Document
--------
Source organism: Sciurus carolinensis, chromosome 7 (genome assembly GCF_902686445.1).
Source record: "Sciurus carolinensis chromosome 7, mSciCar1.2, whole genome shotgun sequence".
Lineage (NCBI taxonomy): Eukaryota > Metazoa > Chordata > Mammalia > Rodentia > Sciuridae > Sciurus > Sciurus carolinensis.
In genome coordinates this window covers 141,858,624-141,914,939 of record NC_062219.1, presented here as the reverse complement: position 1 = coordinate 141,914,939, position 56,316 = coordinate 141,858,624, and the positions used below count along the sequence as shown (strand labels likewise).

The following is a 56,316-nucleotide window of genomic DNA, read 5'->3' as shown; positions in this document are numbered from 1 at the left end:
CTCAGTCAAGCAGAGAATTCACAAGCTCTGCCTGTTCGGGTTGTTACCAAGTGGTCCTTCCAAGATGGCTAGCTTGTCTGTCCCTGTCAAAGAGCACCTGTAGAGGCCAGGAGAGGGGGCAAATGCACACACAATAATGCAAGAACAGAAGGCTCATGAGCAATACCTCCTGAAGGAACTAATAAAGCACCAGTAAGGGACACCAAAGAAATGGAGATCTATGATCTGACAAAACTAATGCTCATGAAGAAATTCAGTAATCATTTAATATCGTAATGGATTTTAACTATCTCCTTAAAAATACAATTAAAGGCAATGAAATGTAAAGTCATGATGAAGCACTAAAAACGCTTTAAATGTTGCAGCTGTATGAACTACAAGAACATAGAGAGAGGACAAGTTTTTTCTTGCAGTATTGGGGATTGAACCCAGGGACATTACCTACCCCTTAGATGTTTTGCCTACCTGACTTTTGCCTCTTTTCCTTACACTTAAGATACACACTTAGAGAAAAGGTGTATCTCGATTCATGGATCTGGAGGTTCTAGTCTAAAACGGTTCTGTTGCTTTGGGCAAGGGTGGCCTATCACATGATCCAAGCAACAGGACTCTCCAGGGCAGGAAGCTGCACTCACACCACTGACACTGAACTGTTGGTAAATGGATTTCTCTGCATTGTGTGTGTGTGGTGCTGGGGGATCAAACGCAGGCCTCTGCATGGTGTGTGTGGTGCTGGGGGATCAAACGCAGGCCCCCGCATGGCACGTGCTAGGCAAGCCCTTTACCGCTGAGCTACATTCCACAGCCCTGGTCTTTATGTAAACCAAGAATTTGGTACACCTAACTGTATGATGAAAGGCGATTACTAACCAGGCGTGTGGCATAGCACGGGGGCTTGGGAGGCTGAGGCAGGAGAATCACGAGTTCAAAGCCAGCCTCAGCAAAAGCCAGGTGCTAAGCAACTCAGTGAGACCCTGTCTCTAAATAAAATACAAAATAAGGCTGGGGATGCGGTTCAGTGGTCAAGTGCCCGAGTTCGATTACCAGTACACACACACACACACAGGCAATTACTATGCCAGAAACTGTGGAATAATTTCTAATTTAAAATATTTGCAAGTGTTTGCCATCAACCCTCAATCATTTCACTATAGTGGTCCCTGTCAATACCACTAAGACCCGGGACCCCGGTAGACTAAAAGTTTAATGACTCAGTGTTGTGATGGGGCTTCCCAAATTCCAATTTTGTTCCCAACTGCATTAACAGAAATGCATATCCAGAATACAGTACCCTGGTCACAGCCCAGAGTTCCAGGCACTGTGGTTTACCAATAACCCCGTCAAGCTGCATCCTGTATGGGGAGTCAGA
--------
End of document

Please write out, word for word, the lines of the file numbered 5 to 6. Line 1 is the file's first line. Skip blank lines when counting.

The following is a 56,316-nucleotide window of genomic DNA, read 5'->3' as shown; positions in this document are numbered from 1 at the left end:
CTCAGTCAAGCAGAGAATTCACAAGCTCTGCCTGTTCGGGTTGTTACCAAGTGGTCCTTCCAAGATGGCTAGCTTGTCTGTCCCTGTCAAAGAGCACCTGTAGAGGCCAGGAGAGGGGGCAAATGCACACACAATAATGCAAGAACAGAAGGCTCATGAGCAATACCTCCTGAAGGAACTAATAAAGCACCAGTAAGGGACACCAAAGAAATGGAGATCTATGATCTGACAAAACTAATGCTCATGAAGAAATTCAGTAATCATTTAATATCGTAATGGATTTTAACTATCTCCTTAAAAATACAATTAAAGGCAATGAAATGTAAAGTCATGATGAAGCACTAAAAACGCTTTAAATGTTGCAGCTGTATGAACTACAAGAACATAGAGAGAGGACAAGTTTTTTCTTGCAGTATTGGGGATTGAACCCAGGGACATTACCTACCCCTTAGATGTTTTGCCTACCTGACTTTTGCCTCTTTTCCTTACACTTAAGATACACACTTAGAGAAAAGGTGTATCTCGATTCATGGATCTGGAGGTTCTAGTCTAAAACGGTTCTGTTGCTTTGGGCAAGGGTGGCCTATCACATGATCCAAGCAACAGGACTCTCCAGGGCAGGAAGCTGCACTCACACCACTGACACTGAACTGTTGGTAAATGGATTTCTCTGCATTGTGTGTGTGTGGTGCTGGGGGATCAAACGCAGGCCTCTGCATGGTGTGTGTGGTGCTGGGGGATCAAACGCAGGCCCCCGCATGGCACGTGCTAGGCAAGCCCTTTACCGCTGAGCTACATTCCACAGCCCTGGTCTTTATGTAAACCAAGAATTTGGTACACCTAACTGTATGATGAAAGGCGATTACTAACCAGGCGTGTGGCATAGCACGGGGGCTTGGGAGGCTGAGGCAGGAGAATCACGAGTTCAAAGCCAGCCTCAGCAAAAGCCAGGTGCTAAGCAACTCAGTGAGACCCTGTCTCTAAATAAAATACAAAATAAGGCTGGGGATGCGGTTCAGTGGTCAAGTGCCCGAGTTCGATTACCAGTACACACACACACACACAGGCAATTACTATGCCAGAAACTGTGGAATAATTTCTAATTTAAAATATTTGCAAGTGTTTGCCATCAACCCTCAATCATTTCACTATAGTGGTCCCTGTCAATACCACTAAGACCCGGGACCCCGGTAGACTAAAAGTTTAATGACTCAGTGTTGTGATGGGGCTTCCCAAATTCCAATTTTGTTCCCAACTGCATTAACAGAAATGCATATCCAGAATACAGTACCCTGGTCACAGCCCAGAGTTCCAGGCACTGTGGTTTACCAATAACCCCGTCAAGCTGCATCCTGTATGGGGAGTCAGA